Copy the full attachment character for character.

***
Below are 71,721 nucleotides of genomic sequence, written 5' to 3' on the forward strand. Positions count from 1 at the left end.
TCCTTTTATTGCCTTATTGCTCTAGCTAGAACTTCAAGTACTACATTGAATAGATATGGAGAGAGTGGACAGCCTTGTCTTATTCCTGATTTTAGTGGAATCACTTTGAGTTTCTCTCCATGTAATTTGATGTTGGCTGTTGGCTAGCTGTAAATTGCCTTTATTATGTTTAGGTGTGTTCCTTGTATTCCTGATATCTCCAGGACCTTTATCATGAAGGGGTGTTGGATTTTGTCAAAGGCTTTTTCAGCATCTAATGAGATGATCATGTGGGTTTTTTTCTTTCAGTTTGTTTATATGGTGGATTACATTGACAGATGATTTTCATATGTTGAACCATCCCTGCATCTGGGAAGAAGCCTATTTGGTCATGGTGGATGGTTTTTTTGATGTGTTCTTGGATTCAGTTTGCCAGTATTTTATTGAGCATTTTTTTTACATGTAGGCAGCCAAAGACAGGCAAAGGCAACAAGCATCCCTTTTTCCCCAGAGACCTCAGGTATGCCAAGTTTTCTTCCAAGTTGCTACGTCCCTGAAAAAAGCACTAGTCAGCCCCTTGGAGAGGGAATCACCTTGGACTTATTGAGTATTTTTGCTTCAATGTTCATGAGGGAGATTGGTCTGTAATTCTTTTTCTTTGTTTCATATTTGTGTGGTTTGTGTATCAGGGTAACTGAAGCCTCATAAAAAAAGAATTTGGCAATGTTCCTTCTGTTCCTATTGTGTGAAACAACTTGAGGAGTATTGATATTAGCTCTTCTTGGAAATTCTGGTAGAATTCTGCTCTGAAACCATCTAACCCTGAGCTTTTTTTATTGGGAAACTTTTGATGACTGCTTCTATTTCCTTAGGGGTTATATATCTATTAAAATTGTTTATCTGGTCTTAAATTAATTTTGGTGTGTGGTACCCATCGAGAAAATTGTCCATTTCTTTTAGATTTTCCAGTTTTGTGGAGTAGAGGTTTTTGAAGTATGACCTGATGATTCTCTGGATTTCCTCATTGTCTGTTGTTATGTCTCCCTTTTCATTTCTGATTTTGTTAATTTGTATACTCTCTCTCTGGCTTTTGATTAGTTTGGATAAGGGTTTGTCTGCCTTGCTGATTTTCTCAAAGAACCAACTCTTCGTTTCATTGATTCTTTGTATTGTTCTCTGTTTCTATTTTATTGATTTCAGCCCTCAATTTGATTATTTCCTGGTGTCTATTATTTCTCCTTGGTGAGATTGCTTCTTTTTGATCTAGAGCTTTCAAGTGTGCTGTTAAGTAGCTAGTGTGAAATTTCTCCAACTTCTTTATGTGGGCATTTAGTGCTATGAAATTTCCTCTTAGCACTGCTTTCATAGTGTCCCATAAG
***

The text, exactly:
Below are 71,721 nucleotides of genomic sequence, written 5' to 3' on the forward strand. Positions count from 1 at the left end.
TCCTTTTATTGCCTTATTGCTCTAGCTAGAACTTCAAGTACTACATTGAATAGATATGGAGAGAGTGGACAGCCTTGTCTTATTCCTGATTTTAGTGGAATCACTTTGAGTTTCTCTCCATGTAATTTGATGTTGGCTGTTGGCTAGCTGTAAATTGCCTTTATTATGTTTAGGTGTGTTCCTTGTATTCCTGATATCTCCAGGACCTTTATCATGAAGGGGTGTTGGATTTTGTCAAAGGCTTTTTCAGCATCTAATGAGATGATCATGTGGGTTTTTTTCTTTCAGTTTGTTTATATGGTGGATTACATTGACAGATGATTTTCATATGTTGAACCATCCCTGCATCTGGGAAGAAGCCTATTTGGTCATGGTGGATGGTTTTTTTGATGTGTTCTTGGATTCAGTTTGCCAGTATTTTATTGAGCATTTTTTTTACATGTAGGCAGCCAAAGACAGGCAAAGGCAACAAGCATCCCTTTTTCCCCAGAGACCTCAGGTATGCCAAGTTTTCTTCCAAGTTGCTACGTCCCTGAAAAAAGCACTAGTCAGCCCCTTGGAGAGGGAATCACCTTGGACTTATTGAGTATTTTTGCTTCAATGTTCATGAGGGAGATTGGTCTGTAATTCTTTTTCTTTGTTTCATATTTGTGTGGTTTGTGTATCAGGGTAACTGAAGCCTCATAAAAAAAGAATTTGGCAATGTTCCTTCTGTTCCTATTGTGTGAAACAACTTGAGGAGTATTGATATTAGCTCTTCTTGGAAATTCTGGTAGAATTCTGCTCTGAAACCATCTAACCCTGAGCTTTTTTTATTGGGAAACTTTTGATGACTGCTTCTATTTCCTTAGGGGTTATATATCTATTAAAATTGTTTATCTGGTCTTAAATTAATTTTGGTGTGTGGTACCCATCGAGAAAATTGTCCATTTCTTTTAGATTTTCCAGTTTTGTGGAGTAGAGGTTTTTGAAGTATGACCTGATGATTCTCTGGATTTCCTCATTGTCTGTTGTTATGTCTCCCTTTTCATTTCTGATTTTGTTAATTTGTATACTCTCTCTCTGGCTTTTGATTAGTTTGGATAAGGGTTTGTCTGCCTTGCTGATTTTCTCAAAGAACCAACTCTTCGTTTCATTGATTCTTTGTATTGTTCTCTGTTTCTATTTTATTGATTTCAGCCCTCAATTTGATTATTTCCTGGTGTCTATTATTTCTCCTTGGTGAGATTGCTTCTTTTTGATCTAGAGCTTTCAAGTGTGCTGTTAAGTAGCTAGTGTGAAATTTCTCCAACTTCTTTATGTGGGCATTTAGTGCTATGAAATTTCCTCTTAGCACTGCTTTCATAGTGTCCCATAAG